Section of Interstate 70 Shut Down by Truck Leaking Hydrochloric Acid

by Duane Nichols on July 23, 2013

Truck Leaking Acid

Section of I-70 shut down because of acid leaking

From Mary Pickels, Pittsburgh Tribune-Review, July 22, 2013

A leak from a tanker carrying water mixed with hydrochloric acid residue prompted officials to close a stretch of Interstate 70 near Smithton for more than four hours on Sunday.

Authorities reported no injuries from the incident. Traffic backups on the busy highway reached 3 miles, however.  “You really hate to shut down 70. Under the circumstances, the driver being under that bridge, we had no choice,” Turkeytown fire Chief Larry Nemec said.

A motorist spotted a leaking valve on a Halliburton tanker at the intersection of I-70 and Fitzhenry Road about 11:45 a.m. and called 911, said Dan Stevens, spokesman for the Westmoreland County Department of Public Safety.  As a precaution, crews halted east- and westbound traffic and diverted it onto Routes 51 and 31.

The county Hazardous Materials Response Team, multiple fire departments and Department of Environmental Protection officials responded to the scene.  John Poister, DEP spokesman, said the tanker was carrying 100 gallons of water with hydrochloric acid residue.  

The driver told him that he was headed to the Halliburton location in Homer City.  “He said the tanker had been washed out at a well site,” Nemec said.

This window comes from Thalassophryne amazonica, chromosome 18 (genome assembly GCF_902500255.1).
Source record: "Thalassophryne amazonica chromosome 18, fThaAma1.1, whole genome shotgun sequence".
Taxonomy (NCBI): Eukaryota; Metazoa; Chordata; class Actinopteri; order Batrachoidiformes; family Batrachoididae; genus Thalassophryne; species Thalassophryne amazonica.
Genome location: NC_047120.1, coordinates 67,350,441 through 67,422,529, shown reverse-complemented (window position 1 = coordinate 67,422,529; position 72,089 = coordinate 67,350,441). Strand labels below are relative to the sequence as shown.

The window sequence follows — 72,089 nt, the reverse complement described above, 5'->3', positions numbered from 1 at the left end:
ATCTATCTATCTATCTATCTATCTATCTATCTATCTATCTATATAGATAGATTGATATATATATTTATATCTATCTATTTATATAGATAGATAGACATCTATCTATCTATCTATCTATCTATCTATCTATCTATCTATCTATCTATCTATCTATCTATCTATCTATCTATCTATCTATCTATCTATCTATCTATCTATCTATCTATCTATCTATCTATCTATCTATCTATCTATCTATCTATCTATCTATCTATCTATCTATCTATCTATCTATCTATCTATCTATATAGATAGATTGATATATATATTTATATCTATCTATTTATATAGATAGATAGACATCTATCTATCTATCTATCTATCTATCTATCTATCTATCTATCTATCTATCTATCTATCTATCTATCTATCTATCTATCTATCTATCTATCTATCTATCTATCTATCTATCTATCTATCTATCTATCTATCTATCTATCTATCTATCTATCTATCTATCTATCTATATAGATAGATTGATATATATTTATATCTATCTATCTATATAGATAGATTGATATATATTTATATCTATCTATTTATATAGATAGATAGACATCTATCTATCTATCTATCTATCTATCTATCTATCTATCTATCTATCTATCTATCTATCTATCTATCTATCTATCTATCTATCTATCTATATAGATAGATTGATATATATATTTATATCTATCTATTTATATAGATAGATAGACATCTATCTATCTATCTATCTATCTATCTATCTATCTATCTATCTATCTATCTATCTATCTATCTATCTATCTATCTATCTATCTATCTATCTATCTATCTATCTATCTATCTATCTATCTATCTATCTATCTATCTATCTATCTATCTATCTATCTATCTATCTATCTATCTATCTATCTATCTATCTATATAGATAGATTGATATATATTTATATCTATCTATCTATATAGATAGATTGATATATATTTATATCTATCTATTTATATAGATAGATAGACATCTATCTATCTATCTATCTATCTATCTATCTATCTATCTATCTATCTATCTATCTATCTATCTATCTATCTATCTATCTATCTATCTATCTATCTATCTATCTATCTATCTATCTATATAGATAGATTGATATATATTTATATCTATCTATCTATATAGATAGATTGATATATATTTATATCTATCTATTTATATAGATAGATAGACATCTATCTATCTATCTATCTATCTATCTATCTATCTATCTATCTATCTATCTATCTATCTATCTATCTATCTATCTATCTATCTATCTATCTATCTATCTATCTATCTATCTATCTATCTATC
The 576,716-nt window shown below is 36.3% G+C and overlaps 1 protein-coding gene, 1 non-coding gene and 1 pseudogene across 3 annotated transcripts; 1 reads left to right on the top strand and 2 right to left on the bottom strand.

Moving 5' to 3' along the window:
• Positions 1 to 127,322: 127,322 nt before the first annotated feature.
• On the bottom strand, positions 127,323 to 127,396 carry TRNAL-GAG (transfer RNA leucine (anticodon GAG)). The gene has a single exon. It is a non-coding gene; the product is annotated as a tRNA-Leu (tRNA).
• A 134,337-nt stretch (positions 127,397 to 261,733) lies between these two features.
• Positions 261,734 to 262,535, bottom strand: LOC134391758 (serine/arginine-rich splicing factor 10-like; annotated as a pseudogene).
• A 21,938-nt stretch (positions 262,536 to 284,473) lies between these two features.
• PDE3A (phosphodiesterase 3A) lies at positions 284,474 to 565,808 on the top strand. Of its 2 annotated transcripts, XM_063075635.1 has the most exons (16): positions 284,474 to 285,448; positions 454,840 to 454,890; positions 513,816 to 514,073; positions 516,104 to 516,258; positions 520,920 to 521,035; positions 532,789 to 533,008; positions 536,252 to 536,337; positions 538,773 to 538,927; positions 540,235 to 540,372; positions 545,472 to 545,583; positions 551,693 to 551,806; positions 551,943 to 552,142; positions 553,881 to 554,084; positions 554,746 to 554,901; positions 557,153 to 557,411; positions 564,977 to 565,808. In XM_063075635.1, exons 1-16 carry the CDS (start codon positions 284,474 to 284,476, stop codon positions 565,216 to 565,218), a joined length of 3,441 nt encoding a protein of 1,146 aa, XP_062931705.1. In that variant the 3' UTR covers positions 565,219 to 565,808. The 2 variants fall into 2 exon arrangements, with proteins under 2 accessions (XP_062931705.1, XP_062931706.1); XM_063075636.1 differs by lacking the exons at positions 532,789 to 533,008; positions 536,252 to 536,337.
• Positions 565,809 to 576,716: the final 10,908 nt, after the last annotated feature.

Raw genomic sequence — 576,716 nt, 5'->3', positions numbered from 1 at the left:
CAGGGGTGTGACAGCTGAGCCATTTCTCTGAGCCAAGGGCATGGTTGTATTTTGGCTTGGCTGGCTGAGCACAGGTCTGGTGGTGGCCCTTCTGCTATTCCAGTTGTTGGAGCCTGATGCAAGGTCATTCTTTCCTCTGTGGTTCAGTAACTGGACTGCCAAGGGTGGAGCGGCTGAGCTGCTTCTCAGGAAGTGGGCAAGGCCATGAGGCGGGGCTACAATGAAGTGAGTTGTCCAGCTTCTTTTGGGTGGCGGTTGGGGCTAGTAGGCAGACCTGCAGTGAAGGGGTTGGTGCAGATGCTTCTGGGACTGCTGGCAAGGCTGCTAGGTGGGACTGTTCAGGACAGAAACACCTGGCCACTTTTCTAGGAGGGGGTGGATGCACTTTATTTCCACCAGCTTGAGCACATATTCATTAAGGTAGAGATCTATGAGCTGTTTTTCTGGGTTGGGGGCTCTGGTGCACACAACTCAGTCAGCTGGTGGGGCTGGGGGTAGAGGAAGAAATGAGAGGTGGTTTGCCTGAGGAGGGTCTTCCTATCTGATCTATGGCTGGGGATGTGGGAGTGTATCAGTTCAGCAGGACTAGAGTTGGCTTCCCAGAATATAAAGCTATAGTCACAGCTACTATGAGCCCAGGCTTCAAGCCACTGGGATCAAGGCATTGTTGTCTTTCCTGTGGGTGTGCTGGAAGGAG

“The remaining contents of the tanker have been transferred to a backup transport. Halliburton has notified all appropriate authorities, and our driver implemented emergency response actions,” Stafford said.

 “It could cause damage to paint on vehicles,” Stevens said. Direct contact would be required for the acid to cause harm to individuals, Steven said.  Hazmat crews cleaned the spill with absorbent pads to prevent further runoff. The stretch of highway between exits 46 and 51 reopened in both directions by 4:15 p.m. By then, many motorists found themselves on unfamiliar roadways.


4,700 Gallons Of Acid Spill At Bradford County Drilling Site

From Article By Scott Detrow, July 5, 2012 

There’s been another accident at a northeastern Pennsylvania drilling site: 4,700 gallons of hydrochloric acid spilled at a Leroy Township, Bradford County well pad operated by Chief Oil and Gas on Wednesday

The spill comes two weeks after a thirty-foot methane geyser erupted near a Shell natural gas well in nearby Union Township, Tioga County. Leroy is the same township where a Chesapeake Energy well suffered a 10,000-gallon fracking fluid blowout in 2011.

The Department of Environmental Protection is placing preliminary blame on a valve failure. “The acid breached containment and flowed off the well pad,” emailed DEP spokesman Dan Spadoni. “Some of the acid was collected in a sedimentation pond, while the remainder flowed through a field and some reached a small tributary to Towanda Creek causing a minor fish kill. Dams were constructed in the tributary before any acid reached Towanda Creek.”

In a statement, Chief spokeswoman Kristi Gittins said the majority of the acid stayed on the well pad. She estimated up to 800 gallons flowed beyond the drilling site. Canton Fire Chief Kim Jennings, who also helped lead the cleanup of the Shell methane geyser, says the spill is now under control.